n2 Par. 2.6.3 states that "satisfactory performance of the telecommunication network requires continuing functional compatibility of the Network control signals and the switching equipment involved.  To assure such continuing compatibility, network control signaling in the furnishing of long distance message telecommunications service shall be performed by equipment furnished, installed and maintained by the Telephone Company."


6.  We disagree with Justice's contentions.  In making our December 24, 1968, decision we gave careful consideration to the alternative procedures available to us.  We considered whether a formal investigation in lieu of informal technical and engineering conferences should be ordered on the "network control" question, among others, and we decided against the former in favor of the latter.  (See e.g., dissenting opinion of Commissioner Johnson, 15 F.C.C. 2d 614.) We said that, on the basis of the pleadings and comments before us, we were in no position to determine the extent to which any provision for customer-provided network control devices would be consistent with efficient and economic telephone service or otherwise in the public interest.  We further stated that we would be in a better position to determine whether and what further action if any (including formal proceedings), may be required by the Commission after it had had a reasonable opportunity to observe the effects of changes in the interconnection tariffs as they relate particularly to the needs of customers for flexible access to the telephone system and after the Commission had obtained the benefits of the aforementioned informal technical and engineering conferences.  Justice points to no changes in circumstances that would warrant any change in these views.  No persuasive showing has been made that we should be deprived of the benefits of the informal procedures before we take further action nor has Justice adequately supported its contention that the institution of a formal hearing proceeding now prior to the conclusion of the informal technical and engineering conferences would bring about a more expeditious resolution of the issues before us.  The converse might be a more reasonable conclusion.


7.  Four reasons are advanced by Justice to support its position and these may be summarized as follows: (1) Since the burden is on the carriers under the Communications Act to establish the need for a general tariff prohibition of the type involved, a public investigation offers the most appropriate immediate vehicle by which carriers can offer evidence meeting this burden; (2) the Commission must act on the record in a formal proceeding to determine the legality of a tariff; (3) the relevant questions are already presented by the record of filings in this proceeding and "the Commission takes no steps which would enable it to resolve promptly" those questions; and (4) any significant delay in resolving these questions will have an adverse effect on the public interest in securing the advantages of efficient and flexible communications.


 [*874]  8.  It seems to us that the aforementioned reasons are subject to the defect of either begging the question of what is the most expeditious procedure or of being non sequiturs, or both.  Thus, as to the first reason, even assuming arguendo that the burden of justifying the network control provision is on the carriers, that same burden would exist irrespective of whether we utilize formal or informal procedures and it does not necessarily follow from that that a formal hearing in lieu of informal procedures is the most appropriate procedure.  Also assuming arguendo that Justice is correct in its second reason in stating that the Commission must act on a record in a formal proceeding to determine the legality of tariff, it does not necessarily follow that we should abandon informal procedures that could serve the salutary function of either resolving such questions without the necessity of formal hearing or of making it possible for the Commission to conduct any necessary formal proceedings on a more informed, efficient, and expeditious basis than would otherwise obtain without such informal procedures.  As to Justice's third reason, it assumes that, since the earlier pleadings and counter pleadings discuss the network control issue, the only procedure that can resolve this issue promptly is a formal proceeding.  We do not agree that this follows for the reasons heretofore stated.  In its fourth reason Justice emphasizes the need for avoiding any significant delay in resolving the questions before us.  We agree that this is desirable.  However, Justice does not make any showing that its proposed procedure would result in less of a significant delay than will ours.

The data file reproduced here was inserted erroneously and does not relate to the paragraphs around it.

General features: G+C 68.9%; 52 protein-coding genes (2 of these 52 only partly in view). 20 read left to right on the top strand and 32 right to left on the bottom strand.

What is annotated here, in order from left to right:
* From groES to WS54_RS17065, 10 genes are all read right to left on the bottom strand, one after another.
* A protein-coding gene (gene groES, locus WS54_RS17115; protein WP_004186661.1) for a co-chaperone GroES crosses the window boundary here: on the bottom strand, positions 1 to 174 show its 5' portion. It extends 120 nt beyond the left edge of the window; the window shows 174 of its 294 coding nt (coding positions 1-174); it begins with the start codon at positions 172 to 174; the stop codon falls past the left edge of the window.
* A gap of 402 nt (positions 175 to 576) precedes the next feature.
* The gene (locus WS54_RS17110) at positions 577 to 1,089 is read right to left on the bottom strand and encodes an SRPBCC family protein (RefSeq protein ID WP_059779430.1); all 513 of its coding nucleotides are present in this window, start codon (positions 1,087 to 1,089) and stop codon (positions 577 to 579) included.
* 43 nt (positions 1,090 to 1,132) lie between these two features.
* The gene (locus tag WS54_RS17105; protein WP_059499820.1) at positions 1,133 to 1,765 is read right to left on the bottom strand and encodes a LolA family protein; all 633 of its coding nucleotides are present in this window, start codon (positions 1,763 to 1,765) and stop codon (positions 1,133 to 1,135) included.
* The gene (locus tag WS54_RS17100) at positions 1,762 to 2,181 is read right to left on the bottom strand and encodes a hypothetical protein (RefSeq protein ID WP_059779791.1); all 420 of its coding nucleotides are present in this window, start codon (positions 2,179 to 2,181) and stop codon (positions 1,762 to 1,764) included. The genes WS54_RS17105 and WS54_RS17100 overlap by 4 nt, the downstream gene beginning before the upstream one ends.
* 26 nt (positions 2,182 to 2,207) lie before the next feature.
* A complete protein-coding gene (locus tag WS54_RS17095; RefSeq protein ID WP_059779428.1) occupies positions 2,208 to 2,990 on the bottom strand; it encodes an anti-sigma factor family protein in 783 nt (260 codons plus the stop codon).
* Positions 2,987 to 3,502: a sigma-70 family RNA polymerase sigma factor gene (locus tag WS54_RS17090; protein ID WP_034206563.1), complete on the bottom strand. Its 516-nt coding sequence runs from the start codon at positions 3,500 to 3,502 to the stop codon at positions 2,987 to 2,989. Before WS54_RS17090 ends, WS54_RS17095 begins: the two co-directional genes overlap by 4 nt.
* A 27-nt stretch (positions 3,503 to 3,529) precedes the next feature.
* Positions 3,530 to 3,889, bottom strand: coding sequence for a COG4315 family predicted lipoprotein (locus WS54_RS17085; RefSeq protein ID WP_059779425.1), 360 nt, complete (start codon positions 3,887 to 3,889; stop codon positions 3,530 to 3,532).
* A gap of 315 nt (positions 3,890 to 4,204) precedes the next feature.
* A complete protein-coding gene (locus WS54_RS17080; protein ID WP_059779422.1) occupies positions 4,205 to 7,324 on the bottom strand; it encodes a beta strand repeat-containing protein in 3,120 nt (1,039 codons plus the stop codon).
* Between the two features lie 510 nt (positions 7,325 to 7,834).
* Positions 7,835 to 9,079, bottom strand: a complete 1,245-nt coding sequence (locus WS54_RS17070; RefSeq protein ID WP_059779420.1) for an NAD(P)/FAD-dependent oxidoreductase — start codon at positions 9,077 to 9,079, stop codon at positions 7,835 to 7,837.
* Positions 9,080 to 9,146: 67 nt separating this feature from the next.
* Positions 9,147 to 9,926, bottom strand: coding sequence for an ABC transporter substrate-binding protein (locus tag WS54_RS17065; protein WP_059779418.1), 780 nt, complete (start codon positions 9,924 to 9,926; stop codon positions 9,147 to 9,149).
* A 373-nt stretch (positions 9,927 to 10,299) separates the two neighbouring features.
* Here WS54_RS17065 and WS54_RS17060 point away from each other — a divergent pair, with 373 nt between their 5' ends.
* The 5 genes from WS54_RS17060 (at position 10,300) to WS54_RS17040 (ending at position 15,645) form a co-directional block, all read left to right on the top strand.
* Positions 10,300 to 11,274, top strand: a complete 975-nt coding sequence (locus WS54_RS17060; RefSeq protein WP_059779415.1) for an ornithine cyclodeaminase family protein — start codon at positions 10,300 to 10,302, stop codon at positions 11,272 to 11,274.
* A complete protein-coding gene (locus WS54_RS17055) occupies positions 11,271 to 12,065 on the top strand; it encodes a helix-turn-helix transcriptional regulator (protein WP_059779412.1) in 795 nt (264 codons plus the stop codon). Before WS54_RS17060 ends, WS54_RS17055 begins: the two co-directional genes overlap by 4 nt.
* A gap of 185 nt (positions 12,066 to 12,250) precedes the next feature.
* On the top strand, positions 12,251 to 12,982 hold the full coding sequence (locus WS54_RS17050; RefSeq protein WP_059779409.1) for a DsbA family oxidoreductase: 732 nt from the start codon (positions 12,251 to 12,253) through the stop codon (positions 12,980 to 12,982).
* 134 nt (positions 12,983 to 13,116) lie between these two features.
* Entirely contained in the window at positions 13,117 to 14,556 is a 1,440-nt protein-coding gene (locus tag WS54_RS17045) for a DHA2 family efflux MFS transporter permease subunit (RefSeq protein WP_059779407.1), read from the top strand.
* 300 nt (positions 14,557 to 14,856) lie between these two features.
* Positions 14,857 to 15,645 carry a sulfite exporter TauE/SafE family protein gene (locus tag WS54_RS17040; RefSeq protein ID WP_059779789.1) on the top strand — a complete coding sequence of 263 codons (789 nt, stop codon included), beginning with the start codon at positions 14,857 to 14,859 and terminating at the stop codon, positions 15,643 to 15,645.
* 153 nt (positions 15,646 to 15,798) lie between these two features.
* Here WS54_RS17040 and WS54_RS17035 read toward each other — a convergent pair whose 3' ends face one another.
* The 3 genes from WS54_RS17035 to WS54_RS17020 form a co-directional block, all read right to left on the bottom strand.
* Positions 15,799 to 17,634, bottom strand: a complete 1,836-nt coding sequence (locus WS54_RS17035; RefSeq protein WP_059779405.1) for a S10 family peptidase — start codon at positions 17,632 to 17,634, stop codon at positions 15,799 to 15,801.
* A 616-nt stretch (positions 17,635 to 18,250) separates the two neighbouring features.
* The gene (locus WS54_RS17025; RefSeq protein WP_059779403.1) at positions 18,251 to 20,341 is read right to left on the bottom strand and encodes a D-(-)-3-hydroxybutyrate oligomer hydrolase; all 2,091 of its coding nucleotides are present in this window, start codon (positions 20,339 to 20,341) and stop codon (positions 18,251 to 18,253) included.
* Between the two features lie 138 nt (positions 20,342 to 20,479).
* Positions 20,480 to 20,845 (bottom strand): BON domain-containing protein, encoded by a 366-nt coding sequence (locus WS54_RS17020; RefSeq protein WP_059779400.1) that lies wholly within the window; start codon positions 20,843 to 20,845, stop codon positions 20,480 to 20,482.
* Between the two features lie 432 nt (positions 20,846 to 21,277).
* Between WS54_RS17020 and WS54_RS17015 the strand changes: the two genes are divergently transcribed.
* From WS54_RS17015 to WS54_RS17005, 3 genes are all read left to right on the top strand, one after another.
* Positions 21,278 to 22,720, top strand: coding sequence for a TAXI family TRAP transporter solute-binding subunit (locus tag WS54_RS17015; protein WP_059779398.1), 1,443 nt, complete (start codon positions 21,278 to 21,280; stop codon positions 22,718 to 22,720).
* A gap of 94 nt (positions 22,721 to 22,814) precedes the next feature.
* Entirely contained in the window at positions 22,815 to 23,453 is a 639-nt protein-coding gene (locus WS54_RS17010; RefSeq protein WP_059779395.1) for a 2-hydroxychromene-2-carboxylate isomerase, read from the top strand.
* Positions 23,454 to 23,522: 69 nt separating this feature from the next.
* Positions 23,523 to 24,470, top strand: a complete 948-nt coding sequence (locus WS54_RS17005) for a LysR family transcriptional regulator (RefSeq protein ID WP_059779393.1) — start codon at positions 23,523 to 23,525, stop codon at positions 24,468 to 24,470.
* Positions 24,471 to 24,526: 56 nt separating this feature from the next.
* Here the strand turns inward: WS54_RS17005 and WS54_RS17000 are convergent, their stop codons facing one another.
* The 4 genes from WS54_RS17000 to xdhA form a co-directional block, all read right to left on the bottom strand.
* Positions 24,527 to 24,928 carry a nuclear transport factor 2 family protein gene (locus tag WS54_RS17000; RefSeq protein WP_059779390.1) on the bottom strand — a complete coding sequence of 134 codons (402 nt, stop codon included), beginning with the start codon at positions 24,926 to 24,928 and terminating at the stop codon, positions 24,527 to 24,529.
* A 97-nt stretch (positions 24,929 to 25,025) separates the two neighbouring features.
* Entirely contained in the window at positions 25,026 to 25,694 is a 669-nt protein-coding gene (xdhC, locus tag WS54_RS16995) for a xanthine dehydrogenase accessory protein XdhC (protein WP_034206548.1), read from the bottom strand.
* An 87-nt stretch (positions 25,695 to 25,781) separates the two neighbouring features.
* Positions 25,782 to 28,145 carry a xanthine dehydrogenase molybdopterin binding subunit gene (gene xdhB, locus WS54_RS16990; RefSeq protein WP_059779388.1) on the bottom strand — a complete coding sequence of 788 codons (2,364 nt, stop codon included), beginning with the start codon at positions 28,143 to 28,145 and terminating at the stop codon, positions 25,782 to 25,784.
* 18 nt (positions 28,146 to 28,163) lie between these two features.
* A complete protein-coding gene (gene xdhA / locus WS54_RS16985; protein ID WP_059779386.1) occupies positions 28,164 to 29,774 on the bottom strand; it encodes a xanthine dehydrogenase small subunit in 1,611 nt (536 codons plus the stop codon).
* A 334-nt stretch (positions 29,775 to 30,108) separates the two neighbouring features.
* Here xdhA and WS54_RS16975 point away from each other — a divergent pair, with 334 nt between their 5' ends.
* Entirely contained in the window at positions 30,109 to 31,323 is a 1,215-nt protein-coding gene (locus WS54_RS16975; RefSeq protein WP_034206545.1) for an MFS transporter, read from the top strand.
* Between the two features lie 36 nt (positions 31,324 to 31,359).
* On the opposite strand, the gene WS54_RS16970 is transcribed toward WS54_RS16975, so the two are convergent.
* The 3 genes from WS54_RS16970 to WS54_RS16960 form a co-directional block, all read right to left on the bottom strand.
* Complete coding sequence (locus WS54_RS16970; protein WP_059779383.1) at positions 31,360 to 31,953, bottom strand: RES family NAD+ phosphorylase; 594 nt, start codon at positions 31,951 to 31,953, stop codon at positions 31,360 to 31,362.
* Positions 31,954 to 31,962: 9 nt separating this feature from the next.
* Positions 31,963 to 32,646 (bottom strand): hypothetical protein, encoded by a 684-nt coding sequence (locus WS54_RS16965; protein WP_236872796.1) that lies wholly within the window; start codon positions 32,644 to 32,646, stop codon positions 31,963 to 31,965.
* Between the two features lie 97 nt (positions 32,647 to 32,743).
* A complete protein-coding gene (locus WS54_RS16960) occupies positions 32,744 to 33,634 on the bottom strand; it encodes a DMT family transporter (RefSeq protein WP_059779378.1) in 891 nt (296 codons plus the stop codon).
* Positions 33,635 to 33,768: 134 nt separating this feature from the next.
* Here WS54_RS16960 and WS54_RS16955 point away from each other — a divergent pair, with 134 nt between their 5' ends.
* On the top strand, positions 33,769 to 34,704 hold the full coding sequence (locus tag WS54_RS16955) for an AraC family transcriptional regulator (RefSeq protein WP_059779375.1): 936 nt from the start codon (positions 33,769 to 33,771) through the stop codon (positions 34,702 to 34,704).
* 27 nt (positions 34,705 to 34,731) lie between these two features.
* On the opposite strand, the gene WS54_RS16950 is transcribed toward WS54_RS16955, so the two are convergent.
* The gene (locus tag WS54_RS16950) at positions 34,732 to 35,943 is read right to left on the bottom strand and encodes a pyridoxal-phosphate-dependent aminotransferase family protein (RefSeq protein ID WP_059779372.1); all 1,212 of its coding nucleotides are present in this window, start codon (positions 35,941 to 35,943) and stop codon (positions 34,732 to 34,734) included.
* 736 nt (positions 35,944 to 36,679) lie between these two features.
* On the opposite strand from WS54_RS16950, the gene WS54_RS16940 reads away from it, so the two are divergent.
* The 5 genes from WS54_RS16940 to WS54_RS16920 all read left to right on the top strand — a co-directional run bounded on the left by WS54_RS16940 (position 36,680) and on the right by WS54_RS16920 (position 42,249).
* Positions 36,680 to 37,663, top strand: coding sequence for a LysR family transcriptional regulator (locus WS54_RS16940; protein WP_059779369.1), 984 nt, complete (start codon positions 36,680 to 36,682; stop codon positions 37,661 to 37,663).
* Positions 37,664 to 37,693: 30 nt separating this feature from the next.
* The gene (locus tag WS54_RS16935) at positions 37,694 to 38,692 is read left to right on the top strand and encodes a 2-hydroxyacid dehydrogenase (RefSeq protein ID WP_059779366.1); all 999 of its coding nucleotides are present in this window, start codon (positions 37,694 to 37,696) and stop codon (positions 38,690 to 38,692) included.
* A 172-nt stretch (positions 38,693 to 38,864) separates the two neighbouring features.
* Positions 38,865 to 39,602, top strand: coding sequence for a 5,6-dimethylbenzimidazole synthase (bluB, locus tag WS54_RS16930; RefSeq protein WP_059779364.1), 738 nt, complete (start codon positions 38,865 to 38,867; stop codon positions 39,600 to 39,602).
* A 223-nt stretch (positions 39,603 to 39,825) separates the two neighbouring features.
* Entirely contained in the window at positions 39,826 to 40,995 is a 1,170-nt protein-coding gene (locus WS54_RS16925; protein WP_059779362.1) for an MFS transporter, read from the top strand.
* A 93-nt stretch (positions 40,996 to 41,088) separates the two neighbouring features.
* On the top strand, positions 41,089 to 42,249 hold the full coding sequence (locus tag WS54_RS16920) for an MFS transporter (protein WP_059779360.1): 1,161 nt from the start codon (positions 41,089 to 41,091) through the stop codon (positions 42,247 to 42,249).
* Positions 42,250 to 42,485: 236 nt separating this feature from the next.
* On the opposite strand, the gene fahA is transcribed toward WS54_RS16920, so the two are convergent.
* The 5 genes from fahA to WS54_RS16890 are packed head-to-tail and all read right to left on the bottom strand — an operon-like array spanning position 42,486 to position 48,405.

9.  Bethlehem requests the Commission to amend paragraph 28 of its December 24, 1968, memorandum opinion and order to state specifically that there will be a further order of the Commission acting on the recommendations of the Chief of the Common Carrier Bureau after completion of the informal engineering and technical conferences and to revise the memorandum opinion and order to eliminate any inference of final conclusions, in advance of the Commission's further action, as to what portions of an interconnected communications system may be provided by customers.  We do not believe that any such amendments or revisions to the memorandum opinion and order are necessary.  We have clearly indicated that we will take such further action as may be necessary or desirable to resolve any outstanding issues.  Paragraph 27 of our decision is clear in its statement that "our action is not to be construed as approval thereof and these tariffs are subject to such further action as the Commission may wish to take with respect thereto." We find nothing in the memorandum opinion and order from which it can reasonably be inferred that a final conclusion has been reached with respect to what portions of an interconnected communications system may be provided by customers.